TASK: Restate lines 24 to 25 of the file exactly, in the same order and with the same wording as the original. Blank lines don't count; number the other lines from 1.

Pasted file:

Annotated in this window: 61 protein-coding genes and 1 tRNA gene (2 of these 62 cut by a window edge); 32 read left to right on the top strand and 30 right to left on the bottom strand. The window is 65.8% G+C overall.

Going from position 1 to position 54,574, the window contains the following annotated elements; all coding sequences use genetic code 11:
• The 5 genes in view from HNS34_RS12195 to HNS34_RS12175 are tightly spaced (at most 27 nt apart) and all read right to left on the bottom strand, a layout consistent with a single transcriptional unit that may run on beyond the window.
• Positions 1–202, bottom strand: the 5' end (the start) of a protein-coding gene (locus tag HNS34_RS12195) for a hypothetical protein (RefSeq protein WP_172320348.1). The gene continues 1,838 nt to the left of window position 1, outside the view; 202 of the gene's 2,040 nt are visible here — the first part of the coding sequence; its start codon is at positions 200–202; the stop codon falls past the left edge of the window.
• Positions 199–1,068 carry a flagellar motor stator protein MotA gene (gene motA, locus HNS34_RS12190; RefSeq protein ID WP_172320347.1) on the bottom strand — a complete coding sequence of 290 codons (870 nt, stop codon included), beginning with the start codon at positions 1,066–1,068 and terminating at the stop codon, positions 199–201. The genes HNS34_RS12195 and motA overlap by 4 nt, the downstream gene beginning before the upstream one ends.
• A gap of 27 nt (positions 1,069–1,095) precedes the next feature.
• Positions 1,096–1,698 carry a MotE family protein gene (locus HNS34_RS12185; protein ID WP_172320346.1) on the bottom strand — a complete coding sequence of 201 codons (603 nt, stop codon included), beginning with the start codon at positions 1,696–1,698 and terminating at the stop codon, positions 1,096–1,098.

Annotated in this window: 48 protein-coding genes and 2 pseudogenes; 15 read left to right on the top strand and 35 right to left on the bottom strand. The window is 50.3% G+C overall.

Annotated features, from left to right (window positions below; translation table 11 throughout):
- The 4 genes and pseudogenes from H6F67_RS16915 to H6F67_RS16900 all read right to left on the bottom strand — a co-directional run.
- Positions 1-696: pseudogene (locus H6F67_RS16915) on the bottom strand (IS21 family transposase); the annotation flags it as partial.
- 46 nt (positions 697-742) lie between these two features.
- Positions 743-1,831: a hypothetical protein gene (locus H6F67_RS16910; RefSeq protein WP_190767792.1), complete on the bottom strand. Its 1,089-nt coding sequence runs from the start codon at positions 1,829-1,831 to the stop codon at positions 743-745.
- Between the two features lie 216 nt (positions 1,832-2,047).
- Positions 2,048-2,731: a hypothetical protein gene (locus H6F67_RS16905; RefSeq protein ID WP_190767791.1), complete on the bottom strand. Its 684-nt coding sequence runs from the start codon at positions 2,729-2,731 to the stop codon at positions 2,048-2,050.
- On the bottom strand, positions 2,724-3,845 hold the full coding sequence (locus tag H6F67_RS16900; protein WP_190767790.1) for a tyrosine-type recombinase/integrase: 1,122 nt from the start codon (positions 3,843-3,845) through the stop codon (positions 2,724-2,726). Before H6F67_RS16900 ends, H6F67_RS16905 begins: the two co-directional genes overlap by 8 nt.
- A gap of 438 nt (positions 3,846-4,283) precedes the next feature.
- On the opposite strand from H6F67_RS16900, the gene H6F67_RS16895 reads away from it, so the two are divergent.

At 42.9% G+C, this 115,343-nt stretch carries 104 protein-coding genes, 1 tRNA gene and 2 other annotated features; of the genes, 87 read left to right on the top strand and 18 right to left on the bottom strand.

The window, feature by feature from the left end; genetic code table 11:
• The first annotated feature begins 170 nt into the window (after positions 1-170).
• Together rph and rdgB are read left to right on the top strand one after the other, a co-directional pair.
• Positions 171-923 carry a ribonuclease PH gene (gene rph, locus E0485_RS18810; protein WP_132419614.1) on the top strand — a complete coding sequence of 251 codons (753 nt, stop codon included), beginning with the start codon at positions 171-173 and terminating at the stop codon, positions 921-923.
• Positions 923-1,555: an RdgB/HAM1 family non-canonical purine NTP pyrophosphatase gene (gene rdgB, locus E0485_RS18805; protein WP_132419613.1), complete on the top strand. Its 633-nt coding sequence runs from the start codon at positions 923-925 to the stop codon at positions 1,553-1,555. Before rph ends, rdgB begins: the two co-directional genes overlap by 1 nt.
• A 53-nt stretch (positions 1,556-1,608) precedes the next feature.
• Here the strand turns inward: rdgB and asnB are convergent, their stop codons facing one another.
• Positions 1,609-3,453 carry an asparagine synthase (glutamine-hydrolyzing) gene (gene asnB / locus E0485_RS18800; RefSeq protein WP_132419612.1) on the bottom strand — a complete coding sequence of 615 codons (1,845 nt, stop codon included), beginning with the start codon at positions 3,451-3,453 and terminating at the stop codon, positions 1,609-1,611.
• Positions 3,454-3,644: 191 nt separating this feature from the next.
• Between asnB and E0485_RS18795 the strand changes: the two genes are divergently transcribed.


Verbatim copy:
• Positions 923-1,555: an RdgB/HAM1 family non-canonical purine NTP pyrophosphatase gene (gene rdgB, locus E0485_RS18805; protein WP_132419613.1), complete on the top strand. Its 633-nt coding sequence runs from the start codon at positions 923-925 to the stop codon at positions 1,553-1,555. Before rph ends, rdgB begins: the two co-directional genes overlap by 1 nt.
• A 53-nt stretch (positions 1,556-1,608) precedes the next feature.